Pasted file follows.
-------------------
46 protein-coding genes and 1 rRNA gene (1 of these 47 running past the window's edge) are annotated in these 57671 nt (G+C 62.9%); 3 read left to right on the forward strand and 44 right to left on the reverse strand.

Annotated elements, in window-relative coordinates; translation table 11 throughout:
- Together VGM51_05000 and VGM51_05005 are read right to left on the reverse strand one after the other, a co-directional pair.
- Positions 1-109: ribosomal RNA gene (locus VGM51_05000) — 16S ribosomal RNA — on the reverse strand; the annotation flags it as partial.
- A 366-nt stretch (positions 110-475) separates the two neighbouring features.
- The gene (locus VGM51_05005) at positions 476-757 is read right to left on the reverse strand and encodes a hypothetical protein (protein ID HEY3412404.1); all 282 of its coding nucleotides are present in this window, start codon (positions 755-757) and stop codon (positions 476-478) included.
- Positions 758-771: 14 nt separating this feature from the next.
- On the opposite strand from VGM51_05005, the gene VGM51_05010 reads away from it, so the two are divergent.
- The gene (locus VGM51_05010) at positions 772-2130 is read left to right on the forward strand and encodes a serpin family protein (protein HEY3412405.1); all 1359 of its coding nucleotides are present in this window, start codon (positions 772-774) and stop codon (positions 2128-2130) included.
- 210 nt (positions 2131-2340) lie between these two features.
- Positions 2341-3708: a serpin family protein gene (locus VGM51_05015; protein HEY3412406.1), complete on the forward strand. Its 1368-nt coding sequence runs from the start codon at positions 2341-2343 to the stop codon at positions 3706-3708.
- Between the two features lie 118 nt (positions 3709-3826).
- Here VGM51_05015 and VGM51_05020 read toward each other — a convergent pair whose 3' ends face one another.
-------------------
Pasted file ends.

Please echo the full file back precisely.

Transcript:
46 protein-coding genes and 1 rRNA gene (1 of these 47 running past the window's edge) are annotated in these 57671 nt (G+C 62.9%); 3 read left to right on the forward strand and 44 right to left on the reverse strand.

Annotated elements, in window-relative coordinates; translation table 11 throughout:
- Together VGM51_05000 and VGM51_05005 are read right to left on the reverse strand one after the other, a co-directional pair.
- Positions 1-109: ribosomal RNA gene (locus VGM51_05000) — 16S ribosomal RNA — on the reverse strand; the annotation flags it as partial.
- A 366-nt stretch (positions 110-475) separates the two neighbouring features.
- The gene (locus VGM51_05005) at positions 476-757 is read right to left on the reverse strand and encodes a hypothetical protein (protein ID HEY3412404.1); all 282 of its coding nucleotides are present in this window, start codon (positions 755-757) and stop codon (positions 476-478) included.
- Positions 758-771: 14 nt separating this feature from the next.
- On the opposite strand from VGM51_05005, the gene VGM51_05010 reads away from it, so the two are divergent.
- The gene (locus VGM51_05010) at positions 772-2130 is read left to right on the forward strand and encodes a serpin family protein (protein HEY3412405.1); all 1359 of its coding nucleotides are present in this window, start codon (positions 772-774) and stop codon (positions 2128-2130) included.
- 210 nt (positions 2131-2340) lie between these two features.
- Positions 2341-3708: a serpin family protein gene (locus VGM51_05015; protein HEY3412406.1), complete on the forward strand. Its 1368-nt coding sequence runs from the start codon at positions 2341-2343 to the stop codon at positions 3706-3708.
- Between the two features lie 118 nt (positions 3709-3826).
- Here VGM51_05015 and VGM51_05020 read toward each other — a convergent pair whose 3' ends face one another.